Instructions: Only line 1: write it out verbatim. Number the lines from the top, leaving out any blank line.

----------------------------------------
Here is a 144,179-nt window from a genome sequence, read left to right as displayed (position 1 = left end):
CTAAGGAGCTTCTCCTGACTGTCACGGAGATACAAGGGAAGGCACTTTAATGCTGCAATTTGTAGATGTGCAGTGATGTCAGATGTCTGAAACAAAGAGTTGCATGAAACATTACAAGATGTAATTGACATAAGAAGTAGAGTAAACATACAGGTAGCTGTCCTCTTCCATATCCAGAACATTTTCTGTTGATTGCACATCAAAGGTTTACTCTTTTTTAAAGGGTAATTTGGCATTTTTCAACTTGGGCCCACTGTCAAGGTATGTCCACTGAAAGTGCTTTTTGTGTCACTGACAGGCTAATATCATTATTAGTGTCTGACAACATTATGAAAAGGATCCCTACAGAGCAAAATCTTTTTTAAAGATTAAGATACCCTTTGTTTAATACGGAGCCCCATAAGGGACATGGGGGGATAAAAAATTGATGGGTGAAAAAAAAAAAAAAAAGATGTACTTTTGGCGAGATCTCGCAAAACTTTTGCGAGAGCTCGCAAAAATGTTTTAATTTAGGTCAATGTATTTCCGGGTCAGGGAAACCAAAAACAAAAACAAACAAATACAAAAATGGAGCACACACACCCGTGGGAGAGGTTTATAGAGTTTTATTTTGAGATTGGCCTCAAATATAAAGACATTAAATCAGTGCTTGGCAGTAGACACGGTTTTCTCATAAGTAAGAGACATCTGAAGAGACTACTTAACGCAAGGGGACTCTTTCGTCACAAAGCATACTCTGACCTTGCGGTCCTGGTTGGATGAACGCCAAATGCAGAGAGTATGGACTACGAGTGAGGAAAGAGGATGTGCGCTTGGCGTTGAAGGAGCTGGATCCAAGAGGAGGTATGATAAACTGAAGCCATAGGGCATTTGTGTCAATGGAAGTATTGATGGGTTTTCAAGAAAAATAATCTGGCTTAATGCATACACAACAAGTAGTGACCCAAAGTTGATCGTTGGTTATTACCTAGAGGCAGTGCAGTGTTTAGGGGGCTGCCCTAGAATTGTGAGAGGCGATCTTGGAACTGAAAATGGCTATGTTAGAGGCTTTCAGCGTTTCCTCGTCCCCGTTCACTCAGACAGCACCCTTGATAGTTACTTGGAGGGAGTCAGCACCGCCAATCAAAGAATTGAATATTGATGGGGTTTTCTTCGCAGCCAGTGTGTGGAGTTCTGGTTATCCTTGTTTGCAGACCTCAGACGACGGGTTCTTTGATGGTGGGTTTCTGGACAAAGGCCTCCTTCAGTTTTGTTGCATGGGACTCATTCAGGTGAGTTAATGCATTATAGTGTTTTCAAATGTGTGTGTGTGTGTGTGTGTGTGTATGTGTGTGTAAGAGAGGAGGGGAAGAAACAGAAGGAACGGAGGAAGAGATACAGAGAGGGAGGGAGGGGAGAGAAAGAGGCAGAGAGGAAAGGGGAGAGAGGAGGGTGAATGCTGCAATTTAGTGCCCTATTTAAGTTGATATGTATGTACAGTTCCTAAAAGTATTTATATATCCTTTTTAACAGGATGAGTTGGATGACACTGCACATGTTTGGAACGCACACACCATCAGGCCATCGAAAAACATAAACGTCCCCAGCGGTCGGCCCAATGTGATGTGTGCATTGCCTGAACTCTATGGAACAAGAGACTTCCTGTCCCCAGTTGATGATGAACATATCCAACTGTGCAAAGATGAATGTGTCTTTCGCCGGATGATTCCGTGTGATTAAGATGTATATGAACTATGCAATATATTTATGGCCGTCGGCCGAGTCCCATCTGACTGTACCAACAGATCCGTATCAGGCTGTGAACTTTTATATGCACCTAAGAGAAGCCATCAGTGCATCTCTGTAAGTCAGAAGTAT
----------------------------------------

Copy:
Here is a 144,179-nt window from a genome sequence, read left to right as displayed (position 1 = left end):